While the U.S. pork industry has experienced extremely low levels of antimicrobial residues at slaughter, USDA’s Food Safety and Inspection Service previously reported several penicillin G violative residues in culled sows.

Using proper sow injection techniques will help increase product efficacy while reducing the likelihood of violative tissue residues at slaughter, points out Steve Larsen, pork safety director with the National Pork Board. By using proper injection techniques you also can reduce injection-site reactions and the chance of broken needles.

First, determine dosage amount as recommended by the product label or a veterinarian. If the correct dosage is more than 10 milliliters, multiple injections must be given to deliver the full dose. Following these steps will help prevent violative tissue residue at slaughter.

  • Never administer more than 10 ml of an injectable antimicrobial product in one site.
  • Separate injection sites by at least 3 inches when multiple injections must be given to deliver the appropriate dose.
  • If multiple-day therapy is needed, separate injection sites by at least 3 inches from the previous day’s injection site.
  • When giving a proper injection in the muscle (intramuscular), take these steps:
  • Use a spot on the neck just behind and below the ear but in front of the shoulder.
  • Do not inject into the ham or loin, unless directed to do so by your veterinarian.
  • Use the proper needle size and length to ensure the medication is deposited in the muscle, not in other tissues.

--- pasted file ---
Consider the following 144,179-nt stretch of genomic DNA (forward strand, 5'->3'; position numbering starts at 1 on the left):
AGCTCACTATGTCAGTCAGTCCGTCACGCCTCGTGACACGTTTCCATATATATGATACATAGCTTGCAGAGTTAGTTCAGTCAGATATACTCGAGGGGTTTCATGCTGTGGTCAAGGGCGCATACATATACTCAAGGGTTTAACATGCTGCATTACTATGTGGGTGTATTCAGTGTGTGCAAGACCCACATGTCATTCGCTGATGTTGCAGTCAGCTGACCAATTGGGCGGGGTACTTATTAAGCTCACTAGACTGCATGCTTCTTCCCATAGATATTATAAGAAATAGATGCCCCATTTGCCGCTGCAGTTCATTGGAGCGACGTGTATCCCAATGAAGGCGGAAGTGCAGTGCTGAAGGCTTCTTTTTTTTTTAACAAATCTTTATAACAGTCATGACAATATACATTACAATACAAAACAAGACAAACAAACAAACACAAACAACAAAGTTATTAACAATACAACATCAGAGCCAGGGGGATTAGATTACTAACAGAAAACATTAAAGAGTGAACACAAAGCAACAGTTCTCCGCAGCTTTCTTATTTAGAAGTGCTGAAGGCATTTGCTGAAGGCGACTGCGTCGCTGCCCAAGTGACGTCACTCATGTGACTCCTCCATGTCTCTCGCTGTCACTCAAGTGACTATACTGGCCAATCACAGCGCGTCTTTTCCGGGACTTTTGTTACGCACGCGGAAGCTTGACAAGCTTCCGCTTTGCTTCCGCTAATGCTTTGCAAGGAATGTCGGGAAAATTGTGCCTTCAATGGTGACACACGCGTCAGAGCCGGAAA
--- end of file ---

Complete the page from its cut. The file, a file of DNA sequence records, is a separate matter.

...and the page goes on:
• Change the needle when appropriate to maintain cleanliness and sharpness.
  • Never straighten a bent needle.

Select a clean, sharp needle of appropriate gauge and length to administer the injection. According to the Pork Quality Assurance Plus guidelines, the recommended gauges for breeding stock are 14, 15 or 16 and either 1-inch or 1½-inch lengths.

Many variables can impact how often a needle can be used and when it should be discarded. NPB research indicates that 20 to 30 injections are about the most any needle can handle. 

After a needle is no longer usable, follow proper disposal steps. As outlined in PQA Plus guidelines, needles must be disposed of according to state medical-waste regulations to prevent environmental contamination or injury. Proper disposal involves placing needles (sharps) in a rigid puncture-resistant container immediately after use. Commercially available containers can be purchased from many farm supply stores, safety supply houses, drug stores or from your local veterinarian.

Contact the agency in charge of overseeing the disposal of biomedical wastes, including needles, in your state. You also can ask your veterinarian, or a local hospital, if they accept farm-generated medical wastes.

You can gain more information about the agencies in each state that regulate biomedical or infectious waste disposal by going to http://1.usa.gov/Jk0lpk.